According to the witness of the Bible, David, as the anointed king of the chosen people of God, is a prototype of Jesus Christ. What befalls David occurs for the sake of the one who is in him and who is to proceed from him, namely Jesus Christ. David did not remain unaware of this, but “being therefore a prophet, and knowing that God had sworn with an oath to him that he would set one of his descendants upon his throne, he foresaw and spoke of the resurrection of the Christ” (Acts 2:30f.). David was a witness to Christ in his kingly office, in his life, and in his words. And the New Testament says even more. In the Psalms of David it is precisely the promised Christ who already speaks (Heb. 2:12; 10:5) or, as is sometimes said, the Holy Spirit (Heb. 3:7). The same words that David spoke, therefore, the future Messiah spoke in him. Christ prayed along with the prayers of David or, more accurately, it is none other than Christ who prayed them in Christ’s own forerunner, David.
This short observation about the New Testament sheds significant light on the entire Psalter. It refers the Psalter to Christ. How that is to be understood in detail is something we still have to consider. It is important for us that even David prayed not only out of the personal raptures of his heart, but from the Christ dwelling in him. To be sure, the one who prays these psalms, David, remains himself; but Christ dwells in him and with him. The last words of the old man David express the same thing in a hidden way: “The oracle of David, son of Jesse, the oracle of the man whom God exalted, the anointed of the God of Jacob, the dear psalmist of Israel: ‘The Spirit of the Lord speaks through me, his word is upon my tongue.’ ” Then follows a final prophecy of the coming king of righteousness, Jesus Christ (2 Sam. 23:2ff.).
With this we are led once again to the realization that we had affirmed earlier. Certainly not all the Psalms are from David, and there is no word of the New Testament that places the entire Psalter in the mouth of Christ. Nevertheless, the hints already stated must be sufficiently important to us to apply to the entire Psalter what is decisively linked to the name of David. Jesus himself says of the Psalms in general that they announced his death and resurrection and the preaching of the gospel (Luke 24:44ff.).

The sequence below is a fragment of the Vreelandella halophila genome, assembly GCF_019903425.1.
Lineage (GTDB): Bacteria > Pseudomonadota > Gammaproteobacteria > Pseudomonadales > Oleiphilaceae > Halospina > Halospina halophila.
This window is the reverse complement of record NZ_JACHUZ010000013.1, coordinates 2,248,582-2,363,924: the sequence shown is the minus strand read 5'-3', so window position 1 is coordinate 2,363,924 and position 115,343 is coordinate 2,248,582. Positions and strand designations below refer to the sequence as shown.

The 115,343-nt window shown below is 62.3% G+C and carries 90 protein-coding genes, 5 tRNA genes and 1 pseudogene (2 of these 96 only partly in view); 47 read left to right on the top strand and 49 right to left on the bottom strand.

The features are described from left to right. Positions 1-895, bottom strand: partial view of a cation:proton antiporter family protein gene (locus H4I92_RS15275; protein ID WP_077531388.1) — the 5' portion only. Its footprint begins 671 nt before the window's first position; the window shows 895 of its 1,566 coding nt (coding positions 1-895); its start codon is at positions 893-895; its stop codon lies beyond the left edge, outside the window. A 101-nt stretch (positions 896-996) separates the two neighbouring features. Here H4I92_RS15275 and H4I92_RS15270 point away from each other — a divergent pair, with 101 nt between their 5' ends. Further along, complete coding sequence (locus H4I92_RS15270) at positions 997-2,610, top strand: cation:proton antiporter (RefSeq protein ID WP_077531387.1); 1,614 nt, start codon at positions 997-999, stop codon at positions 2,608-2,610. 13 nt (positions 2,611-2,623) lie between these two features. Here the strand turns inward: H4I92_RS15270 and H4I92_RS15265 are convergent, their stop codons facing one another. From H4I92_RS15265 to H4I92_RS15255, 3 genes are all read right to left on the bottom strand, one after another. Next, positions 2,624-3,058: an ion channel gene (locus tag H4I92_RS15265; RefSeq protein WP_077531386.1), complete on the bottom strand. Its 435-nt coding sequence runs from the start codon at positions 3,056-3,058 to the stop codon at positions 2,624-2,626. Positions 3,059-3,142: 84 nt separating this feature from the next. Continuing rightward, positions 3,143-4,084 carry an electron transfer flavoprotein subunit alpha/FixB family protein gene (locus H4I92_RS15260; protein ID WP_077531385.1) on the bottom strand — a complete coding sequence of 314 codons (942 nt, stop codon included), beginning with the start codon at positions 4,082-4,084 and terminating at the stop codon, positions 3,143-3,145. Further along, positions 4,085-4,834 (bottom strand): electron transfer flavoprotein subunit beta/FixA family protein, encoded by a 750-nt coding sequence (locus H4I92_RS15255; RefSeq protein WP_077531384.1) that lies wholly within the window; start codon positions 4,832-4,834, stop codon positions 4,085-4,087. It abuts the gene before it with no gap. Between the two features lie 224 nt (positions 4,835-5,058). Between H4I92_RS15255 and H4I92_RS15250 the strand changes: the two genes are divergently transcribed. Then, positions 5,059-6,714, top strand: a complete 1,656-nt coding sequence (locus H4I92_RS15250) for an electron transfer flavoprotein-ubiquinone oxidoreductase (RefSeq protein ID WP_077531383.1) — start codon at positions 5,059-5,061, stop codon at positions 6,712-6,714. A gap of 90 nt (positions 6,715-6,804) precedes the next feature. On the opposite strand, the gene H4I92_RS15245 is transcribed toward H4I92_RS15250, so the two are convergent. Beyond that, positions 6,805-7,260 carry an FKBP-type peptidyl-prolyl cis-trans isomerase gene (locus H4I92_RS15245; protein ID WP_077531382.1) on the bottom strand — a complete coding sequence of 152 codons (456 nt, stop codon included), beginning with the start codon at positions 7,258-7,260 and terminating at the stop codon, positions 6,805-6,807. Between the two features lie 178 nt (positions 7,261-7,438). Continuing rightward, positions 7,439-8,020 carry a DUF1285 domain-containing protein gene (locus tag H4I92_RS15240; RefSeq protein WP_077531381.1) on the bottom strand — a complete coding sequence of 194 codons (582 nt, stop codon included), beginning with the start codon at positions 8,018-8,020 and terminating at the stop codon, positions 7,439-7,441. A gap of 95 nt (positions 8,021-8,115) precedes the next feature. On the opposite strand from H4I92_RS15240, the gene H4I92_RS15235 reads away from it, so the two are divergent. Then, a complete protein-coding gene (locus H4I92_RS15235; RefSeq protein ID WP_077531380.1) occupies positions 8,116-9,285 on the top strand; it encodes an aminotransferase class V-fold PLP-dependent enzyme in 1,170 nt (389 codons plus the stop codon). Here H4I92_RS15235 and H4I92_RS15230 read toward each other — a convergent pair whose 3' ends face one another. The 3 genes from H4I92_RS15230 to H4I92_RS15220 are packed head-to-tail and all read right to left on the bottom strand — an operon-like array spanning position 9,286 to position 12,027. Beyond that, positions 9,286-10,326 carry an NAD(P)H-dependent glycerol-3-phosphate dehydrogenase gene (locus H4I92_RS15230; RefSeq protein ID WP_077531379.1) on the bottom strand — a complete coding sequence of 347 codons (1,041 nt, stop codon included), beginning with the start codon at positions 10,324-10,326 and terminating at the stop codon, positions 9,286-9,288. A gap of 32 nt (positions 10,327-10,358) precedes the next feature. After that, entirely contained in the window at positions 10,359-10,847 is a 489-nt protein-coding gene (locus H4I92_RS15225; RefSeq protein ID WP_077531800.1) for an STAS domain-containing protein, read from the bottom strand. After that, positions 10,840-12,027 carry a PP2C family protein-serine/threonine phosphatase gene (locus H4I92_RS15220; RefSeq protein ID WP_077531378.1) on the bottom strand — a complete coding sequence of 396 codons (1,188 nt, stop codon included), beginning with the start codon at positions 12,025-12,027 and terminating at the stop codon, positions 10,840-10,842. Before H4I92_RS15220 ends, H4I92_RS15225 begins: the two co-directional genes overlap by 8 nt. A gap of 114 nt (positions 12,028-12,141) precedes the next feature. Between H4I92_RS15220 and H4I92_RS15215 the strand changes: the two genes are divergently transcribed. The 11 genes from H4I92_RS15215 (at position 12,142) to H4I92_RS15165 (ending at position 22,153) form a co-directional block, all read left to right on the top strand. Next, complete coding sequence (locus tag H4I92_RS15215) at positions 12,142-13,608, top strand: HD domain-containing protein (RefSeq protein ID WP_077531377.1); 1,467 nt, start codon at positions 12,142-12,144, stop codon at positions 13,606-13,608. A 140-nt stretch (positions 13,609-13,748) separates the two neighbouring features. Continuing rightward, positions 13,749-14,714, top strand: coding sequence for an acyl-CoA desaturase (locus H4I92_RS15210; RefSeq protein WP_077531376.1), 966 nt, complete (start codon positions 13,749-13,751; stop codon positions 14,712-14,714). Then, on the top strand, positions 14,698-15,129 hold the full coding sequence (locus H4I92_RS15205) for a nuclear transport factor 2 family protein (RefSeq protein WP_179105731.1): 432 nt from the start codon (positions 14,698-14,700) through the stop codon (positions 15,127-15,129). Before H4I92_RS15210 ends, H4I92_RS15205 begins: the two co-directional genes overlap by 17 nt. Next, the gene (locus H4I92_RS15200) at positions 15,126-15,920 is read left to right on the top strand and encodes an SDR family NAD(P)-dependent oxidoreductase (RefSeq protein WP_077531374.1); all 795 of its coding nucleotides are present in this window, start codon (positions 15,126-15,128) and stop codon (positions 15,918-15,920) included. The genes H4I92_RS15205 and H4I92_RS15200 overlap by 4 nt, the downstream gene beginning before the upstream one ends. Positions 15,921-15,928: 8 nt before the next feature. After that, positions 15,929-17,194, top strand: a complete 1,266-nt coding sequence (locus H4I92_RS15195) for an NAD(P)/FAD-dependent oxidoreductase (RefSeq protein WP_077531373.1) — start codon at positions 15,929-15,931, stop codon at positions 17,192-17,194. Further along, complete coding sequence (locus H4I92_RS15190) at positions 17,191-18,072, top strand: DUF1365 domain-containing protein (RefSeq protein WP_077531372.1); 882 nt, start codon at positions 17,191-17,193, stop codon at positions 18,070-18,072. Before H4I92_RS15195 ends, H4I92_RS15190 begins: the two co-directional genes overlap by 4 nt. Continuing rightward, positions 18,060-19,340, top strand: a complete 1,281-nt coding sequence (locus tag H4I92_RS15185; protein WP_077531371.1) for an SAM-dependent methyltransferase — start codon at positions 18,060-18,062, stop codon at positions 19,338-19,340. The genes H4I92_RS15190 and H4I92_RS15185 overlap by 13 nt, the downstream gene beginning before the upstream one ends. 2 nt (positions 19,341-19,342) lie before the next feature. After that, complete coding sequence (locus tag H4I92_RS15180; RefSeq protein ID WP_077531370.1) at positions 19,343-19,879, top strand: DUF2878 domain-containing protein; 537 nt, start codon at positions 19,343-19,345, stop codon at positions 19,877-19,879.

How is it possible that a human being and Jesus Christ pray the Psalter simultaneously? It is the incarnate Son of God, who has borne all human weakness in his own flesh, who here pours out the heart of all humanity before God, and who stands in our place and prays for us. He has known torment and pain, guilt and death more deeply than we have. Therefore it is the prayer of the human nature assumed by Christ that comes before God here. It is really our prayer. But since the Son of God knows us better than we know ourselves, and was truly human for our sake, it is also really the Son’s prayer. It can become our prayer only because it was his prayer.
Who prays the Psalter? David (Solomon, Asaph, etc.) prays. Christ prays. We pray. We who pray are, first of all, the whole community of faith in which alone the entire richness of the Psalter can be prayed. But those who pray are also, finally, all individuals insofar as they have a part in Christ and in their congregation and share in the praying of their prayer. David, Christ, the congregation, I myself—wherever we consider all these things with one another, we become aware of the wonderful path that God follows in order to teach us to pray.
Names, Music, Verse Form
The Hebrew title of the Psalter means much the same as the word “Hymns.” Ps. 72:20 calls all preceding psalms “prayers of David.” Both terms are surprising and yet understandable. To be sure, at first glance the Psalter does not contain exclusively either hymns or prayers. In spite of this, the didactic poems or the songs of lamentation are basically hymns, for they serve to praise God’s glory. Even those psalms that do not address God a single time (e.g. 1, 2, 78) may be called prayers, for they serve to submerge us in God’s purpose and will. A “psalter” was originally a musical instrument, and only in a metaphorical sense is the word used for the collection of prayers that were offered to God as songs.
The Psalms, as they have been handed down to us today, were for the most part set to music for use in worship. Singing voices and instruments of all kinds work together. Again it is David to whom the specific liturgical music is traced. As his playing upon the harp once drove away the evil spirit, so holy and worshipful music is such an active power that occasionally the same word can be used for it as for the prophetic proclamation (1 Chron. 25:2). Many of the headings of the psalms that are difficult to understand are actually directions for the choirmaster. Likewise, the word selah, which often occurs within a psalm, probably indicates an interlude inserted at this point. “The Selah indicates that one must be still and quickly reflect on the words of the Psalm; for they demand a quiet and restful soul, which can grasp and hold to that which the Holy Spirit there presents and offers” (Luther).